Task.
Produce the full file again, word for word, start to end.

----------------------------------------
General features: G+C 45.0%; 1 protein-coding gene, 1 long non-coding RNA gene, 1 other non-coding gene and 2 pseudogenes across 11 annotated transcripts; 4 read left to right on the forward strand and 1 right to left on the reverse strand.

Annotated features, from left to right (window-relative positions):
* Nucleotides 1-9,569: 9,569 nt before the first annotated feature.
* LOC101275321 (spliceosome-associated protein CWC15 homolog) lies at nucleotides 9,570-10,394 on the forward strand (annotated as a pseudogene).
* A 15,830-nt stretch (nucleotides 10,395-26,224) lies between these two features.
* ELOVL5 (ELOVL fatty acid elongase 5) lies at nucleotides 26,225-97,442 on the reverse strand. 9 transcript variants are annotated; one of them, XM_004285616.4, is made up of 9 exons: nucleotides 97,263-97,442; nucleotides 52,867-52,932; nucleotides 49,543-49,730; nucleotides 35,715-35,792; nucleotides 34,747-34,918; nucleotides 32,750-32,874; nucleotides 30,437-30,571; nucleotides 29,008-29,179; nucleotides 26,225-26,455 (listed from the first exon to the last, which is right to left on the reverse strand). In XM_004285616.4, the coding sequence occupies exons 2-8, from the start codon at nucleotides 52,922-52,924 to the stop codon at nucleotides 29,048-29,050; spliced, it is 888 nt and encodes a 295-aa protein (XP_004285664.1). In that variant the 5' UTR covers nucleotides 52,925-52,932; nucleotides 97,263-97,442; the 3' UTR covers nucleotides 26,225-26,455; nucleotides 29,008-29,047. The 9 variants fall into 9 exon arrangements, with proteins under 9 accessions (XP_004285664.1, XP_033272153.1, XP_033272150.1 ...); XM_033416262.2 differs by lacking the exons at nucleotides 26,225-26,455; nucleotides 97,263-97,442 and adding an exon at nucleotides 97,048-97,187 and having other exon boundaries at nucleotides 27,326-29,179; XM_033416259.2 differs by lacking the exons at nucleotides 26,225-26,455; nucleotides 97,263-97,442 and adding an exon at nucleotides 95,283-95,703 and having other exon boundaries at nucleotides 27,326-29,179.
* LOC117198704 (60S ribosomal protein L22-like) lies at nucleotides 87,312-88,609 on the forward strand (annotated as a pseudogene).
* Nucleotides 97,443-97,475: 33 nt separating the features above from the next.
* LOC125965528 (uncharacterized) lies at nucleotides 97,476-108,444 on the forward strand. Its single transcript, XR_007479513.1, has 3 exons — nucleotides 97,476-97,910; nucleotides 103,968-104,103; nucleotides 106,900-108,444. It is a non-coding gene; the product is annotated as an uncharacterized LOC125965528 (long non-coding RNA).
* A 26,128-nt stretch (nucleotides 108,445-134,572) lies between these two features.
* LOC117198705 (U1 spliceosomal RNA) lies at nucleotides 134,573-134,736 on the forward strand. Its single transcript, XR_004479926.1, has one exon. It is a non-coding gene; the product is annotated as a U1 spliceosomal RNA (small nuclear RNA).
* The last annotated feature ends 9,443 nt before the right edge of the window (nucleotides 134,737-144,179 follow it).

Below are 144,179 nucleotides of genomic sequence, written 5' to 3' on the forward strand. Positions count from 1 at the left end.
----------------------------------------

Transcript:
General features: G+C 45.0%; 1 protein-coding gene, 1 long non-coding RNA gene, 1 other non-coding gene and 2 pseudogenes across 11 annotated transcripts; 4 read left to right on the forward strand and 1 right to left on the reverse strand.

Annotated features, from left to right (window-relative positions):
* Nucleotides 1-9,569: 9,569 nt before the first annotated feature.
* LOC101275321 (spliceosome-associated protein CWC15 homolog) lies at nucleotides 9,570-10,394 on the forward strand (annotated as a pseudogene).
* A 15,830-nt stretch (nucleotides 10,395-26,224) lies between these two features.
* ELOVL5 (ELOVL fatty acid elongase 5) lies at nucleotides 26,225-97,442 on the reverse strand. 9 transcript variants are annotated; one of them, XM_004285616.4, is made up of 9 exons: nucleotides 97,263-97,442; nucleotides 52,867-52,932; nucleotides 49,543-49,730; nucleotides 35,715-35,792; nucleotides 34,747-34,918; nucleotides 32,750-32,874; nucleotides 30,437-30,571; nucleotides 29,008-29,179; nucleotides 26,225-26,455 (listed from the first exon to the last, which is right to left on the reverse strand). In XM_004285616.4, the coding sequence occupies exons 2-8, from the start codon at nucleotides 52,922-52,924 to the stop codon at nucleotides 29,048-29,050; spliced, it is 888 nt and encodes a 295-aa protein (XP_004285664.1). In that variant the 5' UTR covers nucleotides 52,925-52,932; nucleotides 97,263-97,442; the 3' UTR covers nucleotides 26,225-26,455; nucleotides 29,008-29,047. The 9 variants fall into 9 exon arrangements, with proteins under 9 accessions (XP_004285664.1, XP_033272153.1, XP_033272150.1 ...); XM_033416262.2 differs by lacking the exons at nucleotides 26,225-26,455; nucleotides 97,263-97,442 and adding an exon at nucleotides 97,048-97,187 and having other exon boundaries at nucleotides 27,326-29,179; XM_033416259.2 differs by lacking the exons at nucleotides 26,225-26,455; nucleotides 97,263-97,442 and adding an exon at nucleotides 95,283-95,703 and having other exon boundaries at nucleotides 27,326-29,179.
* LOC117198704 (60S ribosomal protein L22-like) lies at nucleotides 87,312-88,609 on the forward strand (annotated as a pseudogene).
* Nucleotides 97,443-97,475: 33 nt separating the features above from the next.
* LOC125965528 (uncharacterized) lies at nucleotides 97,476-108,444 on the forward strand. Its single transcript, XR_007479513.1, has 3 exons — nucleotides 97,476-97,910; nucleotides 103,968-104,103; nucleotides 106,900-108,444. It is a non-coding gene; the product is annotated as an uncharacterized LOC125965528 (long non-coding RNA).
* A 26,128-nt stretch (nucleotides 108,445-134,572) lies between these two features.
* LOC117198705 (U1 spliceosomal RNA) lies at nucleotides 134,573-134,736 on the forward strand. Its single transcript, XR_004479926.1, has one exon. It is a non-coding gene; the product is annotated as a U1 spliceosomal RNA (small nuclear RNA).
* The last annotated feature ends 9,443 nt before the right edge of the window (nucleotides 134,737-144,179 follow it).

Below are 144,179 nucleotides of genomic sequence, written 5' to 3' on the forward strand. Positions count from 1 at the left end.